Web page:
Lesson Thirty Seven



Memory Verse: Psalm 126:3
Further Study:Deuteronomy 31-34; Joshua 1-4; 5:13-6:27; Patriarch and Prophets: pp. 462-493; The Story of Redemption: pp. 170-181; The Bible Story, vol. 3, pp. 67-91

We dropped my youngest daughter at the university for her Junior year of college. Most of the summer she repeatedly told us she did not want to return to campus, but we encouraged her that it was going to be her best year yet. When we left, however, it was a tearful goodbye and a challenge to continue driving leaving her 500 miles away from home.

The school year, only 48 hours old, wasn’t going well. 

Always a child with natural intuition, but lacking the words to articulate her deeper feelings, she was right. The school year, only 48 hours old, wasn’t going well. There were a number of tearful conversations until we finally said, “You can leave, but only to go to another college. You have two days to make up your mind.” While that sounds harsh it was the truth—other colleges were beginning and the more she delayed, the farther behind she would get. Completely torn in what to do, my next words to her were: “Sometimes you just have to put your foot in the water.”

The reference, of course, was to our lesson this week. Go back and read Joshua 1:2. Note that God does not tell Joshua how he’s supposed to get a nation of some two million people across the Jordan at flood stage. He just tells him to do it. Joshua doesn’t hesitate. He prepares the people, and they walk toward the Jordan. There is no plan other than to follow the Ark (God). Imagine what the priests are thinking as they walk closer and closer to the Jordan. The first priest’s toe touches the water—and suddenly it stops flowing. God prepared a way. They only had to follow Him.

God prepared a way. They only had to follow Him. 

While the people crossed, another instruction was given. A man from each tribe was to take a stone from the middle of the river to the other side. These 12 stones were stacked one on the other to serve as a reminder. When they passed by these stones and their children asked what they meant, it would serve as a prompt to tell them all God had done in the past, as well as a reminder that He would lead in the future.

My daughter has a “stone” in her collection marked Junior year. She stepped out in faith, changed colleges, and for her, the “waters parted,” and everything fell into place. What stones do you have? Have you pulled out your collection recently and taken a look? Where did God show up for you? Where did you put your foot out in faith and see the waters part? If you haven’t looked recently, do it soon. Remind yourself and be renewed.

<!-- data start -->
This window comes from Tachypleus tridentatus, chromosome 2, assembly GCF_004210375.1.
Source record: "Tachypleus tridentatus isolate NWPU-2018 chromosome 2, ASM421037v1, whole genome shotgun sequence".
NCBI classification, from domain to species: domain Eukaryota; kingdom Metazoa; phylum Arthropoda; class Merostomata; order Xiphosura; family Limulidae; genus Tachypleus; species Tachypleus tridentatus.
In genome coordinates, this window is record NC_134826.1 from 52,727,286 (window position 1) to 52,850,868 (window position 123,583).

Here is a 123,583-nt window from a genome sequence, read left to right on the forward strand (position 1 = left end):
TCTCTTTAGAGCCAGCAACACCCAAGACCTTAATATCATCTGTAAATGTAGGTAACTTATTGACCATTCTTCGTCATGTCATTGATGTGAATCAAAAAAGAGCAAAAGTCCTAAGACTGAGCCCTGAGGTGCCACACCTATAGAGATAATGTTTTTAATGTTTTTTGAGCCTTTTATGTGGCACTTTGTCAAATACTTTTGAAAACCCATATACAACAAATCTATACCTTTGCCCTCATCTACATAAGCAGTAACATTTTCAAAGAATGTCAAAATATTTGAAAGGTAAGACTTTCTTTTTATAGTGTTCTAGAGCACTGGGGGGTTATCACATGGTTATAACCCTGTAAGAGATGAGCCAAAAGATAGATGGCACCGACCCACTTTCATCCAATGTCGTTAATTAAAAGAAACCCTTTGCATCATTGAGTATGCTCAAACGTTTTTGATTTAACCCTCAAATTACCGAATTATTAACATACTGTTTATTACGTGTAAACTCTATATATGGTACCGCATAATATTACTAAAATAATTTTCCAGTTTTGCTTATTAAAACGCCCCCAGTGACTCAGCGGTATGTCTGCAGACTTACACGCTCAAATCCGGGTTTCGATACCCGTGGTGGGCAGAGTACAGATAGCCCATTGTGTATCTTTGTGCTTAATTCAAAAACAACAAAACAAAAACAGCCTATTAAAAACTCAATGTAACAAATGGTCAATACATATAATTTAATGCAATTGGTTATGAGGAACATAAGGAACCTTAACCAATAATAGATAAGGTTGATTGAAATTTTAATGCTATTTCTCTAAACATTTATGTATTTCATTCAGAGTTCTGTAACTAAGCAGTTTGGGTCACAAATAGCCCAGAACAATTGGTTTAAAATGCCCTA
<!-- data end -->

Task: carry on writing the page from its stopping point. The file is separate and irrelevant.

Digging Deeper 

In our chapters this week, Moses dies. This venerable and faithful leader of Israel walks up the mountain alone. Moses is afforded a great privilege. God knew his desire to stay with his people and to see the Promised Land, and so God puts on one of the greatest “movies” rivaling anything man could produce. He allows Moses to see this great land of promise from one end of it to the other. He then shows the history of the Israelites through to the time of Jesus and to the end of the age with the Second Coming. I can imagine Moses’ heart thrilling with all he saw as well as great wells of sadness as he witness the failure of his people, including the killing of God’s Son. When it was done, Moses lays down and falls asleep awaiting the final trumpet call of his Savior.

Interestingly, the wait wasn’t long because Christ Himself came to call Moses from the grave. All that Moses witnessed for the future, he has been able to watch “livestream” from his place in the  heavenly kingdom. 

A wonderful statement is given in Patriarchs and Prophets, p. 481. After reading this, you may look at sunsets with a bit more meaning:

“Moses was dead, but his influence did not die with him. It was to live on, reproducing itself in the hearts of his people. The memory of that holy, unselfish life would long be cherished, with silent, persuasive power molding the lives even of those who had neglected his living words. As the glow of the descending sun lights up the mountain peaks long after the sun itself has sunk behind the hills, so the works of the pure, the holy, and the good shed light upon the world long after the actors themselves have passed away. Their works, their words, their example, will forever live. “The righteous shall be in everlasting remembrance.”

How can you live your life so that after you are gone, your life is like the lasting glow of a sunset?

Making it Real

Take the time to make a list of times when God was present in your life. It might be an answered prayer, an unexpected gift, a job offer, a marriage proposal, or any other number of things. These are your “stones.” Keep the list in a place where you can occasionally review them. Add to them as God leads. Use them as encouragers for when things may not be going well.

If you have children, talk about the “stones” in your life at family worship. Each evening, tell them a different story about when God “parted the waters” for you. Help them to understand that God is also leading in their lives. Ask them about what “stones” they have experienced. Start their collection today.

Respond & Share

Why do you think sometimes God wants us to take the first step of faith? Share with us in the comments below!


Merle Poirier writes from Silver Spring, Maryland, where she works as the operation manager for Adventist Review and Adventist World magazines as well as the designer for KidsView, a magazine for 8-12-year-olds. She enjoys spending time with her family including being the grandmother of two active little boys, who greatly enjoy Starting With Jesus.


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